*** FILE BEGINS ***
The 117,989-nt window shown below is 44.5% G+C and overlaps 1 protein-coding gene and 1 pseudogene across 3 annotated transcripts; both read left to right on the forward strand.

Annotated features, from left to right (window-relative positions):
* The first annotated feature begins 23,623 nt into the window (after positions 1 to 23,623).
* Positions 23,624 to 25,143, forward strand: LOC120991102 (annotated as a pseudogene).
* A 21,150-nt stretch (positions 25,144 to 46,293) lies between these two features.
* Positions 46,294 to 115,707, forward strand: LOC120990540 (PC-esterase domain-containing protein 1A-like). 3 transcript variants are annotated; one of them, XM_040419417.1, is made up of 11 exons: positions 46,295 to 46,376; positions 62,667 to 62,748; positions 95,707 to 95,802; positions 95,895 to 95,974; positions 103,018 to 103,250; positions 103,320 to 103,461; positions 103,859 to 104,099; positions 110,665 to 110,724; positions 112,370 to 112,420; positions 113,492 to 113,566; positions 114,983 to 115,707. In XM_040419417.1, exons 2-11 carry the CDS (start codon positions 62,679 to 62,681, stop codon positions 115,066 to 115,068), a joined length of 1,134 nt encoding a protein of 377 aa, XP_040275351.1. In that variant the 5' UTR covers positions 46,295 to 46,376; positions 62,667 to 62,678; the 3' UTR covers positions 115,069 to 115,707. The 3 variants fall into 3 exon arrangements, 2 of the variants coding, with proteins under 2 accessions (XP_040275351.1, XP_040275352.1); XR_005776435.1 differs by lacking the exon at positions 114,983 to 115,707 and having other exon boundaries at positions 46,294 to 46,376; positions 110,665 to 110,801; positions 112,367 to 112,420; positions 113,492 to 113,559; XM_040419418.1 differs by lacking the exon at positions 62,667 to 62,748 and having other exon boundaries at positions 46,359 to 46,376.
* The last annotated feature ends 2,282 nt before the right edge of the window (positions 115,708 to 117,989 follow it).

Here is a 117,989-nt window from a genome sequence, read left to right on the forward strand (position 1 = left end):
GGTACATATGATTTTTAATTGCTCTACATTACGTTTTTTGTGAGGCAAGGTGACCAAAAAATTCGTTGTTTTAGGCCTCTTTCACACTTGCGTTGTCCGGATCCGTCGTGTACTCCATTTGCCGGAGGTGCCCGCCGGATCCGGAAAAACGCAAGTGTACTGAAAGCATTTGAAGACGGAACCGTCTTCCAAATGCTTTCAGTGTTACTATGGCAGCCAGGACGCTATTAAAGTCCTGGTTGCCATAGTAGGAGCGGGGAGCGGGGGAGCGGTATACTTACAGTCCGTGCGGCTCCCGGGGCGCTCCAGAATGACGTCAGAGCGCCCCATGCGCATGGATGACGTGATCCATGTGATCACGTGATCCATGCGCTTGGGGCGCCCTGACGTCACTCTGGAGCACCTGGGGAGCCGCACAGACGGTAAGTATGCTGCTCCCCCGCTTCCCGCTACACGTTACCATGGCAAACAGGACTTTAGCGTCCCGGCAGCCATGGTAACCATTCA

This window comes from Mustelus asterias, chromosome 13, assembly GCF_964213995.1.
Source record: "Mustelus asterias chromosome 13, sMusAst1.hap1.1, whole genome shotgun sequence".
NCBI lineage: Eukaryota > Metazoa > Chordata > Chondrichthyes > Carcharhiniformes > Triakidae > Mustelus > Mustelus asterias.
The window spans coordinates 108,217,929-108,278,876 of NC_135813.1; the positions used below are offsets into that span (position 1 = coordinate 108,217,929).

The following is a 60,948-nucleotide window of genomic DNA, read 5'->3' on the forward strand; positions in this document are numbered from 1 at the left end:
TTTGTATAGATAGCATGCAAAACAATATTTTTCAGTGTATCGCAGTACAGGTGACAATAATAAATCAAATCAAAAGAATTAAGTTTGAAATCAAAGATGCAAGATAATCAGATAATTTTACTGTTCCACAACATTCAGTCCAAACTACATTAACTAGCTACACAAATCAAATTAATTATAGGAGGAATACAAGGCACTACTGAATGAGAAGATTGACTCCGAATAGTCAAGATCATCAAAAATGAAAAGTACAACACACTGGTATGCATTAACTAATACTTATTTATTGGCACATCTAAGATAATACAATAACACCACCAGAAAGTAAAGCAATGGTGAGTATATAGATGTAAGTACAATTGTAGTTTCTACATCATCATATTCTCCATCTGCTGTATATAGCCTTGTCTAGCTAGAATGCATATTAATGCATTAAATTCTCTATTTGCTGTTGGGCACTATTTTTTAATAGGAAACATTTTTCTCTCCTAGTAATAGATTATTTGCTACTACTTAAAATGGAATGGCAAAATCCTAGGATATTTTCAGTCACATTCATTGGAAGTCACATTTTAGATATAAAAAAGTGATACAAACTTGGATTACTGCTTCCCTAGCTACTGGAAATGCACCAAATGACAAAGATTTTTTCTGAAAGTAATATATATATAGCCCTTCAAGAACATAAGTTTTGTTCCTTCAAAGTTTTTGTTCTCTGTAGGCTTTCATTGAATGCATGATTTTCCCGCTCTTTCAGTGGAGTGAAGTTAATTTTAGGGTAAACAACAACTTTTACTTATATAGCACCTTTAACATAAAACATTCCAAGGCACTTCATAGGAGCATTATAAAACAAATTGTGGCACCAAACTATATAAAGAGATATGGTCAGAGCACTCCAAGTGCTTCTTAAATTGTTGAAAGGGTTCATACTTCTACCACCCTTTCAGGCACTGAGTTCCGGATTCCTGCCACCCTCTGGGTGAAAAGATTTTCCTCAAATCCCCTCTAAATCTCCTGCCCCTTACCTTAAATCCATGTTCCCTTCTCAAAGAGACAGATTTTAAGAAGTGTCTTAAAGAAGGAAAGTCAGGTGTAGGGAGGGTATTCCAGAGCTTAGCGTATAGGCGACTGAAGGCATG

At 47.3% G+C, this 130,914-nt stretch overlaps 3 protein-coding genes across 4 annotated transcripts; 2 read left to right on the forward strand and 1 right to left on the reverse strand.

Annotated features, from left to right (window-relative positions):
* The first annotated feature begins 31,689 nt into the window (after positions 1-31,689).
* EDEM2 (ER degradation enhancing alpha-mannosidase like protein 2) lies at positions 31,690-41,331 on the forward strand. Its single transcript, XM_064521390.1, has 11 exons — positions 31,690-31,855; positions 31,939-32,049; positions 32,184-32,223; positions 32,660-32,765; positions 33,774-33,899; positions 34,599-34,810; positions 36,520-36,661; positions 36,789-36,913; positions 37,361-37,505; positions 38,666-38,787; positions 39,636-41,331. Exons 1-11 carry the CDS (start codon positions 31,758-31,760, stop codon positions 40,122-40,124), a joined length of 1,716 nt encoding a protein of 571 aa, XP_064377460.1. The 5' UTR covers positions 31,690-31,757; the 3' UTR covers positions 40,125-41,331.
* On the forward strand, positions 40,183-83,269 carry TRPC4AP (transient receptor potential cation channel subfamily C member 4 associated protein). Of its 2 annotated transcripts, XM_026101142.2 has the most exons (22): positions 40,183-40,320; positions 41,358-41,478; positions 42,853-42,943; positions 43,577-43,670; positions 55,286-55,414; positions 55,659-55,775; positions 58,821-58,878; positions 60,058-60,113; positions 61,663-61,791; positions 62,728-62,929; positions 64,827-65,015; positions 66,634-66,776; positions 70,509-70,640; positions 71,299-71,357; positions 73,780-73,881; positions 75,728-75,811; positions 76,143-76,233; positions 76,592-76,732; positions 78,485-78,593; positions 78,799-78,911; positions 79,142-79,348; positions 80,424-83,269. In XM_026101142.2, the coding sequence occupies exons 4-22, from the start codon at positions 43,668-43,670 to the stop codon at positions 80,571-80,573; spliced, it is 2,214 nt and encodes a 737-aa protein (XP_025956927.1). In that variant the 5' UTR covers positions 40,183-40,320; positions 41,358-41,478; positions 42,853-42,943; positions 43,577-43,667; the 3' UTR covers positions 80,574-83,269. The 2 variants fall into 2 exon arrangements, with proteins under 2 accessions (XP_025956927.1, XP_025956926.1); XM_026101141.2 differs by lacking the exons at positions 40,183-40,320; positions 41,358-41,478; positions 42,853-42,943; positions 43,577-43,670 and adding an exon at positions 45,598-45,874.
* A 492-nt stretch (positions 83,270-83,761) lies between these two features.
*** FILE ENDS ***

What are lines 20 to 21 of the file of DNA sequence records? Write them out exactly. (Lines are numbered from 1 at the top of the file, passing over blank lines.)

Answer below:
* On the forward strand, positions 40,183-83,269 carry TRPC4AP (transient receptor potential cation channel subfamily C member 4 associated protein). Of its 2 annotated transcripts, XM_026101142.2 has the most exons (22): positions 40,183-40,320; positions 41,358-41,478; positions 42,853-42,943; positions 43,577-43,670; positions 55,286-55,414; positions 55,659-55,775; positions 58,821-58,878; positions 60,058-60,113; positions 61,663-61,791; positions 62,728-62,929; positions 64,827-65,015; positions 66,634-66,776; positions 70,509-70,640; positions 71,299-71,357; positions 73,780-73,881; positions 75,728-75,811; positions 76,143-76,233; positions 76,592-76,732; positions 78,485-78,593; positions 78,799-78,911; positions 79,142-79,348; positions 80,424-83,269. In XM_026101142.2, the coding sequence occupies exons 4-22, from the start codon at positions 43,668-43,670 to the stop codon at positions 80,571-80,573; spliced, it is 2,214 nt and encodes a 737-aa protein (XP_025956927.1). In that variant the 5' UTR covers positions 40,183-40,320; positions 41,358-41,478; positions 42,853-42,943; positions 43,577-43,667; the 3' UTR covers positions 80,574-83,269. The 2 variants fall into 2 exon arrangements, with proteins under 2 accessions (XP_025956927.1, XP_025956926.1); XM_026101141.2 differs by lacking the exons at positions 40,183-40,320; positions 41,358-41,478; positions 42,853-42,943; positions 43,577-43,670 and adding an exon at positions 45,598-45,874.
* A 492-nt stretch (positions 83,270-83,761) lies between these two features.